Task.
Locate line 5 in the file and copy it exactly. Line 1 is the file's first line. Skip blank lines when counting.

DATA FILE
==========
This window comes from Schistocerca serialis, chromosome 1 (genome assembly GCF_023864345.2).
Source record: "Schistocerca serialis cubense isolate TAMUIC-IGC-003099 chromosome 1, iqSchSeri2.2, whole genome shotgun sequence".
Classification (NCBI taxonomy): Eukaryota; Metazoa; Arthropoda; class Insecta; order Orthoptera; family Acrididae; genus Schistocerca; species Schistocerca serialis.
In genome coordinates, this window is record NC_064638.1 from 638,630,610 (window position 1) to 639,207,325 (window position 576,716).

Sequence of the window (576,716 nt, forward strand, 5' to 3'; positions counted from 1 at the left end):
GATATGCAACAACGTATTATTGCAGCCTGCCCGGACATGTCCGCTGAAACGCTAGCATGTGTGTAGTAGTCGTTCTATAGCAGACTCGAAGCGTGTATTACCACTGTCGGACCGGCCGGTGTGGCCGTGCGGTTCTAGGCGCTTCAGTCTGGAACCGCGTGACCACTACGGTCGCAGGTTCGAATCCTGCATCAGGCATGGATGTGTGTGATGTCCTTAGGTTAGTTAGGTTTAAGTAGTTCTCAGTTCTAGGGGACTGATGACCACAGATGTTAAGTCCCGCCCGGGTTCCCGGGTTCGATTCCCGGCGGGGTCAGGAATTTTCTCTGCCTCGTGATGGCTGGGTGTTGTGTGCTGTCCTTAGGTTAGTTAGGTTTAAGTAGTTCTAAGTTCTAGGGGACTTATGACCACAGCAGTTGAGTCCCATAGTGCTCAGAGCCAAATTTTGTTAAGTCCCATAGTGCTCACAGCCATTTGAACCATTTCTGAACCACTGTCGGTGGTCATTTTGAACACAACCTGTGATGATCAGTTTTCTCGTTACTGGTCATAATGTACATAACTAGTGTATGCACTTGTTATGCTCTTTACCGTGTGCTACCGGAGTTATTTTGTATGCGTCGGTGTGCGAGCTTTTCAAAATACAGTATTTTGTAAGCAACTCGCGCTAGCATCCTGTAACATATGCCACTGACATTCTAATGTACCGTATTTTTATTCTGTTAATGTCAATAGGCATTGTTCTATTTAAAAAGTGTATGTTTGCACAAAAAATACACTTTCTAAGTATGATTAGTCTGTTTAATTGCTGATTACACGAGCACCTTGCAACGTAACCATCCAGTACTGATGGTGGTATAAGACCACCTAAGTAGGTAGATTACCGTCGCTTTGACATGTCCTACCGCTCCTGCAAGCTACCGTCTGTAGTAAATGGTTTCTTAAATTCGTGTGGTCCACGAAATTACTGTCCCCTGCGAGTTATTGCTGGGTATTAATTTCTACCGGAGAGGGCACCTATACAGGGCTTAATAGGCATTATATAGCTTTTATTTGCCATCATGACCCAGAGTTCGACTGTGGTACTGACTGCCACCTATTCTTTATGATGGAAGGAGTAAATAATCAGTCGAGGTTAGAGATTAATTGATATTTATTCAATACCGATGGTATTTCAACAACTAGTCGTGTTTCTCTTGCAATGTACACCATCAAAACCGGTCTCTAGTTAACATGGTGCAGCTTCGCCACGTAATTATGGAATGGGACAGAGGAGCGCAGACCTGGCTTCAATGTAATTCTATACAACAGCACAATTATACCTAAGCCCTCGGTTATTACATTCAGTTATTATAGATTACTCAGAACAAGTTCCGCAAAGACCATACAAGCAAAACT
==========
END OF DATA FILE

Sequence of the window (576,716 nt, forward strand, 5' to 3'; positions counted from 1 at the left end):